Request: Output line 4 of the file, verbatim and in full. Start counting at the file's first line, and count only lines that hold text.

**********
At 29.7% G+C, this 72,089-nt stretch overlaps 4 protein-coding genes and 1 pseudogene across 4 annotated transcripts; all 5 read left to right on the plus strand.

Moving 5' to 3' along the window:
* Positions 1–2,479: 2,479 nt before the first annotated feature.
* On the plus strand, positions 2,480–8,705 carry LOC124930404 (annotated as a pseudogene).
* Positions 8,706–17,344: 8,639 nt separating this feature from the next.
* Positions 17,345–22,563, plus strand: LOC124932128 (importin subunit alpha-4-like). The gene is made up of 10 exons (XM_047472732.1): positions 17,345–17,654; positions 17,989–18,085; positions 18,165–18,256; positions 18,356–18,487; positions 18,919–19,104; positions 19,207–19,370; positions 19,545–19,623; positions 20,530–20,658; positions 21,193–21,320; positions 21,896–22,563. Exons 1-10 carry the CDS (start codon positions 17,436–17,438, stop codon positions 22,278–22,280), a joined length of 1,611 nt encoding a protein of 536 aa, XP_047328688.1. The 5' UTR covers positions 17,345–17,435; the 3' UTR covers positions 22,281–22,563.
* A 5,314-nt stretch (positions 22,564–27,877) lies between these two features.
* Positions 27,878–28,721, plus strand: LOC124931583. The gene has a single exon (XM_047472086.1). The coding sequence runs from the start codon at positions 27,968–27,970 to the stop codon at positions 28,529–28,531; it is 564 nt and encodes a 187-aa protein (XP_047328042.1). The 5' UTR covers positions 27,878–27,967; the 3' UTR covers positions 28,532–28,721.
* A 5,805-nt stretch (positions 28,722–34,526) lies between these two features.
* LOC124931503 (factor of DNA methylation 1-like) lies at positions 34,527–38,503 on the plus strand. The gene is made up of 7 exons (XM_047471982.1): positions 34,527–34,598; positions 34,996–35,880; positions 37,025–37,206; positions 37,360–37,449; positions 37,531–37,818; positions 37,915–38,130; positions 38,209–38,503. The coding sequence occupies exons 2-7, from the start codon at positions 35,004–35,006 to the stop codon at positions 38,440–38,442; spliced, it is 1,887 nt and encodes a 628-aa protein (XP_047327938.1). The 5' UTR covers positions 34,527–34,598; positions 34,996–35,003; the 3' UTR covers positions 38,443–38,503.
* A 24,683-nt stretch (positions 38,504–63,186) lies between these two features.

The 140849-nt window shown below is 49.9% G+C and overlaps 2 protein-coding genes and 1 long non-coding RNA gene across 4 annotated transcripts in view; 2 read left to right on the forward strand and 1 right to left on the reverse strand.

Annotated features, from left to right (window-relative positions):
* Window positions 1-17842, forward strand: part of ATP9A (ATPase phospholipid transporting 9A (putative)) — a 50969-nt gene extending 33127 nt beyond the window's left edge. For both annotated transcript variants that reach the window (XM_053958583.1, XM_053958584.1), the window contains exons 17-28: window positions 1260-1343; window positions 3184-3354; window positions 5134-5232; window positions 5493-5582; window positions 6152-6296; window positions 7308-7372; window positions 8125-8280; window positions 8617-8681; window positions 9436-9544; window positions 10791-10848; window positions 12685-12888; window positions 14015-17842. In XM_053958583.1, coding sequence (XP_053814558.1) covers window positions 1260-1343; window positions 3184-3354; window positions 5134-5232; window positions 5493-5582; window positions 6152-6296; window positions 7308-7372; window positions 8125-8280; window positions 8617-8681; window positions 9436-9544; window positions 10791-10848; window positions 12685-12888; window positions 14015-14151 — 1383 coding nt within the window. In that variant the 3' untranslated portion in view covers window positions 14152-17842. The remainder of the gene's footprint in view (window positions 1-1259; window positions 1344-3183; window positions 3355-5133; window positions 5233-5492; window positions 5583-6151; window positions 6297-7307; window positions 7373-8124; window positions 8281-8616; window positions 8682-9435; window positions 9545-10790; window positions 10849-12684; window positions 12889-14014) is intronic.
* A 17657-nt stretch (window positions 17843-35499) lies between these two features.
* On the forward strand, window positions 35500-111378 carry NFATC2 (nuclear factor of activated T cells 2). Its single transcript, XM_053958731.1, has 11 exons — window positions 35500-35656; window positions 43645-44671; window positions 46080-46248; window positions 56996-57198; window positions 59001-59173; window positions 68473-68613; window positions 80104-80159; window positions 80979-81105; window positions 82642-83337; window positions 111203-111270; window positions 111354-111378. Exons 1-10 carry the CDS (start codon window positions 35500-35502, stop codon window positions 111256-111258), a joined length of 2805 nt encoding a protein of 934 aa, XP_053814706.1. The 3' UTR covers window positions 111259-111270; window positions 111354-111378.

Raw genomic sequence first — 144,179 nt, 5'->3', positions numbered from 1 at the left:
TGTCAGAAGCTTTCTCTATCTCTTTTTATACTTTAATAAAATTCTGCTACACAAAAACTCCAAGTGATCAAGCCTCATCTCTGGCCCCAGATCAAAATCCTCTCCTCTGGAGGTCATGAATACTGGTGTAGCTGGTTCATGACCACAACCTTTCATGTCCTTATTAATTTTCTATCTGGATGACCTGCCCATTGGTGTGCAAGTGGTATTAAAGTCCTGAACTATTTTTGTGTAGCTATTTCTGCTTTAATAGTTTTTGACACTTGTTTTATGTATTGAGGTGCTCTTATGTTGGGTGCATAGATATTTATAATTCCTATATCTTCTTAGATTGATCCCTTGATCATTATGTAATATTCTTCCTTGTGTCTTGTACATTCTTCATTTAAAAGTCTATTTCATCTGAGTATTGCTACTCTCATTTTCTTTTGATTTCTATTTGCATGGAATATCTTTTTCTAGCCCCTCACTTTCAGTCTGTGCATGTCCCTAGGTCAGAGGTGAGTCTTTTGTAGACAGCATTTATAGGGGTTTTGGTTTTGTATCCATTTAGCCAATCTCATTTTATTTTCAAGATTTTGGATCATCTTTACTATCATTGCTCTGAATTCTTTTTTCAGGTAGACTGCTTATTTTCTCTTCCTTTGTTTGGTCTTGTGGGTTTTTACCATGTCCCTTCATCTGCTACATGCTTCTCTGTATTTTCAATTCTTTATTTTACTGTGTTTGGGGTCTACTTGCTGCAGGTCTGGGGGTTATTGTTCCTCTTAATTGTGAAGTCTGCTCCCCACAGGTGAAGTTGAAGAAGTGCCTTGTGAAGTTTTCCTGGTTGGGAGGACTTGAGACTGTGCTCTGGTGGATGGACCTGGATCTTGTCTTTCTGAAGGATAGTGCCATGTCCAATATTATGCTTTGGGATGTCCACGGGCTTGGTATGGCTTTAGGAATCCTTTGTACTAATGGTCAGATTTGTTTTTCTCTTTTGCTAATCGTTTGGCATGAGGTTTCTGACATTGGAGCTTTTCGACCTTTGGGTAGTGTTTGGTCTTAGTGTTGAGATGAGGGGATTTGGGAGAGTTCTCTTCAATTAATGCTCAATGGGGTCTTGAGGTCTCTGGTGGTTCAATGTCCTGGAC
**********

* On the plus strand, positions 2,480–8,705 carry LOC124930404 (annotated as a pseudogene).